The river, known locally as the river Leny, has the gaelic name "Garbh Uisge" or when translated means "Rough Waters".

After venturing a bit further up the trail, the group came to an ideal viewpoint from where they could stop for lunch and look down on the river below. As the group chatted away, they were surprised by the sudden appearance of a local fisherman armed with his trusty rod and line, who bid them "gooday" before descending the steep banks and heading for his chosen spot from where to cast his line.He had certainly been here many times before and knew the river well.

As the ramblers stared at the fast flowing waters, their hypnotic effect gave the group time to reflect on the many happy times, shared on previous rambles, in the company of all club members past and present.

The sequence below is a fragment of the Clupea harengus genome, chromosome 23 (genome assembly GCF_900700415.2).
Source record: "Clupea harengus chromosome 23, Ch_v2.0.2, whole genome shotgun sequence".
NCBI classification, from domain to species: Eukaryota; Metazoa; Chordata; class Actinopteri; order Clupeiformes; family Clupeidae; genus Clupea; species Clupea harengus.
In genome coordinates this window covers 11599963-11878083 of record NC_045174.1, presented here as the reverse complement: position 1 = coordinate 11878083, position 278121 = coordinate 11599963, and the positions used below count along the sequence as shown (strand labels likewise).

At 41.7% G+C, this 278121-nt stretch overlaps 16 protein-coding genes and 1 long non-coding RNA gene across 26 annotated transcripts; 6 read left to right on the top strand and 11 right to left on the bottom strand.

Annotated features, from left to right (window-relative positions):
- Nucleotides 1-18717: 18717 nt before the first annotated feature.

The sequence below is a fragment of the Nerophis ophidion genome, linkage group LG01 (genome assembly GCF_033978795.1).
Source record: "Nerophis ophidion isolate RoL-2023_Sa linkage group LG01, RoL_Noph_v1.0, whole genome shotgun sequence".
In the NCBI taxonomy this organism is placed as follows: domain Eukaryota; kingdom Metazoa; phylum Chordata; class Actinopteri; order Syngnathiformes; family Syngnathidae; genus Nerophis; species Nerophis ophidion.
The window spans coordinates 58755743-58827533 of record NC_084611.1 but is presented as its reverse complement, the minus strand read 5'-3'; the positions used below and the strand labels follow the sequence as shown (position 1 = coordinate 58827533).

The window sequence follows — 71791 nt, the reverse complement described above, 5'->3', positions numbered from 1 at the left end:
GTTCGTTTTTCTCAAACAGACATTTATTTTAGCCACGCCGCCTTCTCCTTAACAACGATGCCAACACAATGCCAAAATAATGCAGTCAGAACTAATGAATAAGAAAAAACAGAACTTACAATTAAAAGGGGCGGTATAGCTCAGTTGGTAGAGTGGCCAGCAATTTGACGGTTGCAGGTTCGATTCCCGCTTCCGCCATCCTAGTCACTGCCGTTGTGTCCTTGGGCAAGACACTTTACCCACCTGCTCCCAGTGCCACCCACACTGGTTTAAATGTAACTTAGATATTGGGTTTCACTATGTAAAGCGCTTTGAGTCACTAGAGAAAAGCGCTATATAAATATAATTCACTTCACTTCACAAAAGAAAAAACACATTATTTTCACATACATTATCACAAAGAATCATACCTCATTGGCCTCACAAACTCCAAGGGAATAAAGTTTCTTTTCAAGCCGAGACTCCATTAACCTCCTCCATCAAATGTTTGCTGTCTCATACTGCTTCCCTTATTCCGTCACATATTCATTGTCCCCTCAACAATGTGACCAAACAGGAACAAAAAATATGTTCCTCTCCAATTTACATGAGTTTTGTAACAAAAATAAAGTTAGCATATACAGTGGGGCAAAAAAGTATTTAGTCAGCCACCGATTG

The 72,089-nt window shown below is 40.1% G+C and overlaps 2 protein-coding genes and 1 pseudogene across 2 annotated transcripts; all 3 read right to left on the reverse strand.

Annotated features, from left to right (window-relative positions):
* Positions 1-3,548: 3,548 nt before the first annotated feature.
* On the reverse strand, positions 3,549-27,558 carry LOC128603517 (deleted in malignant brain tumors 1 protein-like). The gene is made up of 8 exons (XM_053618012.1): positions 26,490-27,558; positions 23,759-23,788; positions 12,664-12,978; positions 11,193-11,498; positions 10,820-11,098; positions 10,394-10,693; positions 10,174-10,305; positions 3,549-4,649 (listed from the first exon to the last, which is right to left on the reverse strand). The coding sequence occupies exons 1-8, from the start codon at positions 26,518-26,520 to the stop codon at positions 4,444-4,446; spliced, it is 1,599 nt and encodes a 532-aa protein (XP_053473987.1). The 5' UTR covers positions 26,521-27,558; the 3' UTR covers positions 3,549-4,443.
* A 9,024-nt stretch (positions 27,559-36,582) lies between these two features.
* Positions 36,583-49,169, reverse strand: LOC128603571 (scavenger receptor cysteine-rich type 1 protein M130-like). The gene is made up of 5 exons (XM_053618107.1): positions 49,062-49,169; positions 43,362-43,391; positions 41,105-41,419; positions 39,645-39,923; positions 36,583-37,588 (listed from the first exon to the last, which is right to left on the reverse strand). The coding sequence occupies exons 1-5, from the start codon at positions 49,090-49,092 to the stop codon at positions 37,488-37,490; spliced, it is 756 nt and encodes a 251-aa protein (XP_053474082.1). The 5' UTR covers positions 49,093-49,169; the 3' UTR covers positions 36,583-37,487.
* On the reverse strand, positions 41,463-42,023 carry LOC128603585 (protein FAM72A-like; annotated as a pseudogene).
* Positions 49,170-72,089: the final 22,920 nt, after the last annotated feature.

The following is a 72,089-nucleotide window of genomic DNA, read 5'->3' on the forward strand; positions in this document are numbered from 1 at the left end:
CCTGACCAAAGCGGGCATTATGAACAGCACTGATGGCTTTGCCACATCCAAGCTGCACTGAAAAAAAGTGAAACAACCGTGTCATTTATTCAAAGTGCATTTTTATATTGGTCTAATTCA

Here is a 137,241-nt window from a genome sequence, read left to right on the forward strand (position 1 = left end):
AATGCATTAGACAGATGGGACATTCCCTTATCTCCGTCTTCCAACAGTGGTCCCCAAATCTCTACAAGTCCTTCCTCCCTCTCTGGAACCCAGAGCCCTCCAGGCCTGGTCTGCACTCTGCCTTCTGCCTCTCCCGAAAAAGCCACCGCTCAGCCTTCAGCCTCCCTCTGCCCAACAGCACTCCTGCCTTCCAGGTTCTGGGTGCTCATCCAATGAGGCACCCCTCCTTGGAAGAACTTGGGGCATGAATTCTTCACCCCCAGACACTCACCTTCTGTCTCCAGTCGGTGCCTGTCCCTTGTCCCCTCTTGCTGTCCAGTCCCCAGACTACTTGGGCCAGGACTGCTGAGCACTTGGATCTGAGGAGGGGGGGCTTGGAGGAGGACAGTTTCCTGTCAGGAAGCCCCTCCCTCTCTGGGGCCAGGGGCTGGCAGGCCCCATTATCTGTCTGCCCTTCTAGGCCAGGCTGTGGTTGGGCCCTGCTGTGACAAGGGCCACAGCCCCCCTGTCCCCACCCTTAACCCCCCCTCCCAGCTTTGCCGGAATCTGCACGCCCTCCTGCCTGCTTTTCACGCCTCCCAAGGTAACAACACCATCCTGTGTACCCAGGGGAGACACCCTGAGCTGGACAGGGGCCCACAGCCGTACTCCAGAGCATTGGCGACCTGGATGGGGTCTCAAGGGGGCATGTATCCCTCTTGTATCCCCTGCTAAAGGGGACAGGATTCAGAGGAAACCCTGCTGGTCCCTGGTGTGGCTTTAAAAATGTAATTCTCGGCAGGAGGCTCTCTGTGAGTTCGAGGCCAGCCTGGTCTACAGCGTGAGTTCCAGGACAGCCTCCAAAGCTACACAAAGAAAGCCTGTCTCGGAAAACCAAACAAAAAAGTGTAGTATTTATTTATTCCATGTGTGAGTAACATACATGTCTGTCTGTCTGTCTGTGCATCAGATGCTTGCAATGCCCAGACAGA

After lunch, the ramblers made their way back down through the pass, remembering as they went that this was once a great military road which provided relatively easy access to this area of the highlands and beyond.

The Pass of Leny was used by the armies of Picts,, Romans and later by famous historical figures such as .Rob Roy Mc Gregor long before the railway was established. .

As the group approached an open grassed area of woodland in the lower reaches of the pass, they were being closely watched by a gathering of " Hairy Highlanders ". Namely "Hamish", "Hector" and "Honey" young highland cattle along with their parents! .

They kindly agreed to pose for a photo shoot thus providing excellent material for the clubs web-site along with its other photographic records